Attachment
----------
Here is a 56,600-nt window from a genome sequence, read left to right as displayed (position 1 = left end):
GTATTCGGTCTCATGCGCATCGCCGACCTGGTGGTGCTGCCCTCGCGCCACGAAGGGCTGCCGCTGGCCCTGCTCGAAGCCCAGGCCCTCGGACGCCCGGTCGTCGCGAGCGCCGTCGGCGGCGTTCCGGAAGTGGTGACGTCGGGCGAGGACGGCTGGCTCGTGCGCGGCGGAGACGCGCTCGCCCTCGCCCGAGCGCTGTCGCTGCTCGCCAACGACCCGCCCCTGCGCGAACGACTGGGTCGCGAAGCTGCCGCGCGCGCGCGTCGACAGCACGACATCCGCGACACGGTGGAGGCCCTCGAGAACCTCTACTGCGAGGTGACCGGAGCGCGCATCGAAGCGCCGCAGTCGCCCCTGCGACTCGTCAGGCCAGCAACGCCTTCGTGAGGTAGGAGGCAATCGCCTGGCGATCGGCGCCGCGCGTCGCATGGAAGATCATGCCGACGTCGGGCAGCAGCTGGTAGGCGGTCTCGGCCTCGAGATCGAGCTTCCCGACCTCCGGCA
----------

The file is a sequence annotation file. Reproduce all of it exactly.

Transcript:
Here is a 56,600-nt window from a genome sequence, read left to right as displayed (position 1 = left end):
GTATTCGGTCTCATGCGCATCGCCGACCTGGTGGTGCTGCCCTCGCGCCACGAAGGGCTGCCGCTGGCCCTGCTCGAAGCCCAGGCCCTCGGACGCCCGGTCGTCGCGAGCGCCGTCGGCGGCGTTCCGGAAGTGGTGACGTCGGGCGAGGACGGCTGGCTCGTGCGCGGCGGAGACGCGCTCGCCCTCGCCCGAGCGCTGTCGCTGCTCGCCAACGACCCGCCCCTGCGCGAACGACTGGGTCGCGAAGCTGCCGCGCGCGCGCGTCGACAGCACGACATCCGCGACACGGTGGAGGCCCTCGAGAACCTCTACTGCGAGGTGACCGGAGCGCGCATCGAAGCGCCGCAGTCGCCCCTGCGACTCGTCAGGCCAGCAACGCCTTCGTGAGGTAGGAGGCAATCGCCTGGCGATCGGCGCCGCGCGTCGCATGGAAGATCATGCCGACGTCGGGCAGCAGCTGGTAGGCGGTCTCGGCCTCGAGATCGAGCTTCCCGACCTCCGGCA